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digital family summit 2012 Tori Molnar, Nick Normile, and Daniel Brusilovsky with Kid Reporter Katelyn Barr at the Digital Damily Summit in Philadelphia. (Photo: Kristen Joerger)

The Next Steve Jobs?

Three teens share their experiences as entrepreneurs

By Katelyn Barr | null null , null

When Steve Jobs co-founded Apple Computers, he was only 21 years old. He would go on to revolutionize the personal computer and how we use technology. A lot of kids have followed in Jobs' footsteps. They have started companies in their bedrooms or basements with the hope of changing the world.

But who will be the next Steve Jobs?

The Digital Family Summit, an event held in Philadelphia from June 29-July 1, introduced visitors to three possibilities. At "The Next Steve Jobs? Meet the New Teen Entrepreneurs," Tori Molnar, Nick Normile, and Daniel Brusilovsky discussed how they started their own businesses, organizations, and blogs at a very young age.

A Teen Helping Women Succeed

Fifteen-year-old Tori Molnar had to overcome several obstacles as a kid. Her father died when she was only 18 months old. When she was 2, she was diagnosed with Cerebral Palsy. Doctors said she would never walk again.

Her father was a national dirt bike champion and always wanted her to ride like him. Tori's mother realized she could never do this, but when Tori wanted her to become an entrepreneur like the rest of her family, Tori realized that she's "still her dad's champion, just in a different arena."

Today, she's the President and CEO (Chief Executive Officer) of Utoria, a company that teaches women all the tips for starting their own businesses. She founded the company in 2010, when she was a freshman in high school. Tori made and sold jewelry, and her friends wanted to follow her example. But they didn't know how to start their own business. Tori helped them, but her grades started to slip and she didn't have much time for herself. So she decided to make a website that would teach them all the basics. It worked well. Now Utoria is Tori's main company.

Bringing Other Teens Together

Daniel Brusilovsky is the founder and CEO of Teens in Tech Labs. It's a company dedicated to bringing young teen entrepreneurs together, giving them resources, and helping them succeed.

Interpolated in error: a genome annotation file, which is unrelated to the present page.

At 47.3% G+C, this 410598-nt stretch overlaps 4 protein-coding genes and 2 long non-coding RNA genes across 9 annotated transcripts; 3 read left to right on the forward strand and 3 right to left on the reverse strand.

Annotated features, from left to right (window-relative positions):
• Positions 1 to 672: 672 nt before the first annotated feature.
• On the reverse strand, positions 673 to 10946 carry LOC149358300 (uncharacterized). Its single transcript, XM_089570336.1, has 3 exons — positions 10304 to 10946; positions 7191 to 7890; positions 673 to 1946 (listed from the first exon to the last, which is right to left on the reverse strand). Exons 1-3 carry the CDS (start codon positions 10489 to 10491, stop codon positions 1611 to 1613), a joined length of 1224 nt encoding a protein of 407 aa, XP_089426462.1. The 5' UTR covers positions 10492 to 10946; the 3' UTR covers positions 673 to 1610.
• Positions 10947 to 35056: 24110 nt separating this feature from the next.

Daniel grew up in Silicon Valley, surrounded by technology. He started studying tech when he was 10 years old. He dropped out of college to start Teens in Tech, which has grown every year since it was launched in 2008. There were only 75 people at the first Teens in Tech conference. By 2010, 150 people attended. In 2011, Teens in Tech hosted more than 200 people.

Daniel has had other ideas, too, but Teens in Tech is the one that stuck. "For every big idea, there are twenty stupid ideas," Daniel explained. These failed projects have been crucial to his success. "You can't just teach failure," Brusilovsky said. "You have to experience it."

From the Kitchen to the Internet

Nick Normile took another path to being an entrepreneur.

Nick loves food. He has a great personality and loves to crack jokes. Nick had his first job at a nice restaurant when he was 13. He worked in many nice restaurants and made private dinners for his parents' friends and other adults he knew to make some money.

This experience led him to start his blog Foodie at Fifteen. The blog became popular and won many awards, including the Best Teen Blog award at the 2009 Bloggies. He also stared a website called, but he shut it down a short time later.

Now 19, Nick is in college. He studies at the Wharton Business School at the University of Pennsylvania and interns at an investment firm.

His advice for kids who want to start their own business? "Go out and make it happen."

The three teens on the panel are smart, determined, and hard working. Their stories are inspirations for kids, tweens, and teens who want to be entrepreneurs too.


Read today’s story and answer the following question:

blog it Have you ever tried starting your own business? What did you learn from the experience? What tips would you share with other kids?

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